I consolidated! Let me say that again: I CONSOLIDATED! I was actually approved for a private student loan consolidation :) I cannot explain to you the joy and relief the words, “you were approved” brought to my soul; I cried a happy tear or two at my desk then texted my mom and a few close friends about the news. It took 6 years to get this. Although I have a decent stretch of road to travel in front of me, I am hoping that the ride on the latter half of this journey is a bit smoother.
The facts: I decided to go with Charter One/Citizens Bank. The reason being: interest rates. The only other real option in my mind was Wells Fargo; however, Charter One’s interest rates were approximately one point lower on both the fixed and variable options. Also of note, I have been denied consolidation from Wells Fargo on more than one occasion so I figured I would try Charter One first to take advantage of the lower rates and if denied, try my luck over at Wells Fargo again. Thankfully, Charter One gave me an approval.
The only way I would accept a refinance would be a). approval with no co-signer b). a low interest rate and c). no early re-payment penalty. Based on my debt-to-income ratio (which is finally no longer inverted) I was approved to refinance without a co-signer. Based on my credit score, which they reported was 809 (they source EQUIFAX), I was offered their lowest interest rate. The only thing left for me to decide was the term length as well as a fixed or variable interest rate. This was a tough decision because as I stated in the previous entry, I was torn as to whether or not to embark on this refinance journey if I was only going to be reducing my interest rate by a point or two. Before I tell you which option I picked, allow me to lay out the options I was given to choose from:
Term, Type of Interest Rate, Interest Rate, Monthly Payment, Total Amount to be Paid:
20 Years, Fixed, 5.44%, $299, $71,919.13
15 Years, Fixed, 5.19%, $349, $62,831.51
10 Years, Fixed, 5.04%, $460, $55,314.88
5 Years, Fixed, 4.99%, $813, $48,835.84
20 Years, Variable, 2.82%, $239, $57,438.50
15 Years, Variable, 2.67%, $294, $53,004.60
10 Years, Variable, 2.62%, $411, $49,375.23
5 Years, Variable, 2.57%, $766, $46,019.30
I went with the 20 year/variable term for merely monthly payment/total amount to be paid reasons. Although the cap is astronomical, there is a cap on the variable interest, but it is so huge (like upwards of 25(ish)%) that should it ever get that high, I am in some deep water. All of my previous Sallie Mae/Navient loans had variable interest rates, and they never changed. I know that Dave Ramsey states to not choose a variable interest rate when a fixed is offered. However, I did not know why he stated that as it seemed pretty clear to me that if I stuck to repaying the amount as fast as I could, I would save myself money in the long run. Literally the day after I signed everything, I ran across one of his broadcasts on YouTube (I am the nerd that listens to these on my lunch breaks) where he stated his reasoning for always choosing fixed is to eliminate any and all risk associated with your finances. Risk basically equals stupidity. In my case, I was too late to back out and choose a fixed rate - here's to hoping I stay crazy committed to paying this baby off. I may look back on this paragraph 2 years from now and hate myself for it, but for right now, in this moment, I feel okay about my decision.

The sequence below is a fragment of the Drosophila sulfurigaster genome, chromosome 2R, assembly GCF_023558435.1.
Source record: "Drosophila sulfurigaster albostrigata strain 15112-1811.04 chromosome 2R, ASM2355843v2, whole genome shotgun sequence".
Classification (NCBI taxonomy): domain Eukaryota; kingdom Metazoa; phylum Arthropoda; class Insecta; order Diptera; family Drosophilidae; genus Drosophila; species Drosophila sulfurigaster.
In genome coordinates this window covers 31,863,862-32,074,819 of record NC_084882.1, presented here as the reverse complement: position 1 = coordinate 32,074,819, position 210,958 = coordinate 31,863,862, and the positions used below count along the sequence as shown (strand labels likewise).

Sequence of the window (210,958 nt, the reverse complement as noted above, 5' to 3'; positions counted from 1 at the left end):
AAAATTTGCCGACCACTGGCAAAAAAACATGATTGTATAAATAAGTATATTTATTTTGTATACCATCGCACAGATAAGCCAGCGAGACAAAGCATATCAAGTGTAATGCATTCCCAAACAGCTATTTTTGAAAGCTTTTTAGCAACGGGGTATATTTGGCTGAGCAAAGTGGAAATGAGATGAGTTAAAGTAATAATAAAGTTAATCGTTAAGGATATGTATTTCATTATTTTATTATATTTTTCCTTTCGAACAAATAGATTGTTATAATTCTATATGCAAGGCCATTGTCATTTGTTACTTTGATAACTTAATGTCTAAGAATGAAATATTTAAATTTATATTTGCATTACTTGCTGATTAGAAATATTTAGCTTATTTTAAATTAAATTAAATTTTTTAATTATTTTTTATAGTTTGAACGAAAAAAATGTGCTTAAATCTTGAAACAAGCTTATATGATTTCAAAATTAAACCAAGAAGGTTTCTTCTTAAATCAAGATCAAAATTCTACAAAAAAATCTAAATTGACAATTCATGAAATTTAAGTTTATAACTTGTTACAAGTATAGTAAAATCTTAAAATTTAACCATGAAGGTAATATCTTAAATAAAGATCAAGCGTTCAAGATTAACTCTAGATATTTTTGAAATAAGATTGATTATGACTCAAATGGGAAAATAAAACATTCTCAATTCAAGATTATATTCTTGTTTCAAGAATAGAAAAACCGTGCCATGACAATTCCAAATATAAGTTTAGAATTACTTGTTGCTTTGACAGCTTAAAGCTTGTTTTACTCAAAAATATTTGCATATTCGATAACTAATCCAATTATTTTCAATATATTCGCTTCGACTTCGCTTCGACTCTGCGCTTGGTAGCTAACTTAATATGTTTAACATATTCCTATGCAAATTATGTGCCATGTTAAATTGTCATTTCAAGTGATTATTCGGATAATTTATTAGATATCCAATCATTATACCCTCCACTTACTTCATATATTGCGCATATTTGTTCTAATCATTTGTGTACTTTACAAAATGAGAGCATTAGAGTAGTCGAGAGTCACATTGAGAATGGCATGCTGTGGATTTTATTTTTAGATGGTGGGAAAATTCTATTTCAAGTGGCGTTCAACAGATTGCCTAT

What this means for me: To begin, I did indeed get the remaining 6K paid off from the original 14K I talked about in my last entry; this put me right where I imagined, financing approximately 43K through Charter One. This does significantly reduce the amount of interest I will be paying each month, but in no way is this a cop-out in regards to my repayment responsibility. I will still follow Dave’s advice to the best of my ability and get this debt gone as fast as I possibly can. I have sacrificed my money, time and freedom for far too long and am more than fed up with this burden; I believe my annoyance and sacrifices in combination with the fear of a rising interest rate will continue to fuel my inner crazy to keep putting every extra penny I come across towards this loan.
Although I am out from under the shadows of the MONSTER that is Sallie Mae, I am not going to rest. I am going to look at this consolidation as a ‘job well done so far’ high-five and KEEP RUNNING. I hope you all will continue to follow me on this road to debt freedom and I pray that soon, we will all be able to hang up our running shoes, take a seat, and have a glass of sweet lemonade together. Happy spring, people!